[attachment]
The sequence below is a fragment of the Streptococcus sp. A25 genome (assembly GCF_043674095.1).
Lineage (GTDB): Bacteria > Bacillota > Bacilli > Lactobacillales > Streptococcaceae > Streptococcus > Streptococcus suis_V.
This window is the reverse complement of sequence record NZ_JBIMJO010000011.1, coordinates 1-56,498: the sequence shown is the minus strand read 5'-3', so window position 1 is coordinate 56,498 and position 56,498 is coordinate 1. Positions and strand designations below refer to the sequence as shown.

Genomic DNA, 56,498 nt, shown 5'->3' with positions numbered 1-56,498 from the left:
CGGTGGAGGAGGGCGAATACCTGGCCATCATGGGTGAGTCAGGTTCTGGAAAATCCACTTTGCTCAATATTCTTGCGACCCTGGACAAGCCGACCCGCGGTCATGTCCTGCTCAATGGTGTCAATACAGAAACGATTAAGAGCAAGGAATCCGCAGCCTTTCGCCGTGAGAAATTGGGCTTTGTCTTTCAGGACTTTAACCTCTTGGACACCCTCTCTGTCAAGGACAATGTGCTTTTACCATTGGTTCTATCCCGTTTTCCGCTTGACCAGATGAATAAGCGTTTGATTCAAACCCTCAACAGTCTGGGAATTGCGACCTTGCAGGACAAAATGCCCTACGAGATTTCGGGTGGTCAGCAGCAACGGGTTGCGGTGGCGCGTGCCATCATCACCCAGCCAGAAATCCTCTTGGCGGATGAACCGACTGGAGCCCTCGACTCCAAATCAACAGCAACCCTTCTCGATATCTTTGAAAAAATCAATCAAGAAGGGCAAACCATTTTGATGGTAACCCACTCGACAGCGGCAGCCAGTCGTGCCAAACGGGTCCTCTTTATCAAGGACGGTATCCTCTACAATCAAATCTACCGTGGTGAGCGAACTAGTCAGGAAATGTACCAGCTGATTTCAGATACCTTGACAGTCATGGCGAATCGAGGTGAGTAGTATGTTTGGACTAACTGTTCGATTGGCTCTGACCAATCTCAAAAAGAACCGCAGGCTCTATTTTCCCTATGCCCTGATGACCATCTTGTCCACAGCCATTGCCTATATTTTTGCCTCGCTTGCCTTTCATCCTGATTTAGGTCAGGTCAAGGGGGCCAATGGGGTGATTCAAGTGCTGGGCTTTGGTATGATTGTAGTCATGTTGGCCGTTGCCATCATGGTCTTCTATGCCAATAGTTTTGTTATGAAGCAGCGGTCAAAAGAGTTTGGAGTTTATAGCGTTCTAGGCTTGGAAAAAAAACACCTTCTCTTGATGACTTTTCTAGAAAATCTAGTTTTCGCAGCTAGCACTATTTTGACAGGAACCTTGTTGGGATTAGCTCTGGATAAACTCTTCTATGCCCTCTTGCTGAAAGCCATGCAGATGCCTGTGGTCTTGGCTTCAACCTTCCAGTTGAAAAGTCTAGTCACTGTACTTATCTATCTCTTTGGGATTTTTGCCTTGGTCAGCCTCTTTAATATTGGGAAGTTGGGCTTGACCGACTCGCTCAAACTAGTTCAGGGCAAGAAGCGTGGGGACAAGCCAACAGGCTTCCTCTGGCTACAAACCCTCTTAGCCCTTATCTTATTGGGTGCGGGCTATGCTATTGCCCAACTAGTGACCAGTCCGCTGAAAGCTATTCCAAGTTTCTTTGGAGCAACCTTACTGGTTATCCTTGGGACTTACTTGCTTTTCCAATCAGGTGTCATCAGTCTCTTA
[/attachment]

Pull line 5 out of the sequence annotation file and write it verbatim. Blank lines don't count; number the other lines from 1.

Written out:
CGGTGGAGGAGGGCGAATACCTGGCCATCATGGGTGAGTCAGGTTCTGGAAAATCCACTTTGCTCAATATTCTTGCGACCCTGGACAAGCCGACCCGCGGTCATGTCCTGCTCAATGGTGTCAATACAGAAACGATTAAGAGCAAGGAATCCGCAGCCTTTCGCCGTGAGAAATTGGGCTTTGTCTTTCAGGACTTTAACCTCTTGGACACCCTCTCTGTCAAGGACAATGTGCTTTTACCATTGGTTCTATCCCGTTTTCCGCTTGACCAGATGAATAAGCGTTTGATTCAAACCCTCAACAGTCTGGGAATTGCGACCTTGCAGGACAAAATGCCCTACGAGATTTCGGGTGGTCAGCAGCAACGGGTTGCGGTGGCGCGTGCCATCATCACCCAGCCAGAAATCCTCTTGGCGGATGAACCGACTGGAGCCCTCGACTCCAAATCAACAGCAACCCTTCTCGATATCTTTGAAAAAATCAATCAAGAAGGGCAAACCATTTTGATGGTAACCCACTCGACAGCGGCAGCCAGTCGTGCCAAACGGGTCCTCTTTATCAAGGACGGTATCCTCTACAATCAAATCTACCGTGGTGAGCGAACTAGTCAGGAAATGTACCAGCTGATTTCAGATACCTTGACAGTCATGGCGAATCGAGGTGAGTAGTATGTTTGGACTAACTGTTCGATTGGCTCTGACCAATCTCAAAAAGAACCGCAGGCTCTATTTTCCCTATGCCCTGATGACCATCTTGTCCACAGCCATTGCCTATATTTTTGCCTCGCTTGCCTTTCATCCTGATTTAGGTCAGGTCAAGGGGGCCAATGGGGTGATTCAAGTGCTGGGCTTTGGTATGATTGTAGTCATGTTGGCCGTTGCCATCATGGTCTTCTATGCCAATAGTTTTGTTATGAAGCAGCGGTCAAAAGAGTTTGGAGTTTATAGCGTTCTAGGCTTGGAAAAAAAACACCTTCTCTTGATGACTTTTCTAGAAAATCTAGTTTTCGCAGCTAGCACTATTTTGACAGGAACCTTGTTGGGATTAGCTCTGGATAAACTCTTCTATGCCCTCTTGCTGAAAGCCATGCAGATGCCTGTGGTCTTGGCTTCAACCTTCCAGTTGAAAAGTCTAGTCACTGTACTTATCTATCTCTTTGGGATTTTTGCCTTGGTCAGCCTCTTTAATATTGGGAAGTTGGGCTTGACCGACTCGCTCAAACTAGTTCAGGGCAAGAAGCGTGGGGACAAGCCAACAGGCTTCCTCTGGCTACAAACCCTCTTAGCCCTTATCTTATTGGGTGCGGGCTATGCTATTGCCCAACTAGTGACCAGTCCGCTGAAAGCTATTCCAAGTTTCTTTGGAGCAACCTTACTGGTTATCCTTGGGACTTACTTGCTTTTCCAATCAGGTGTCATCAGTCTCTTA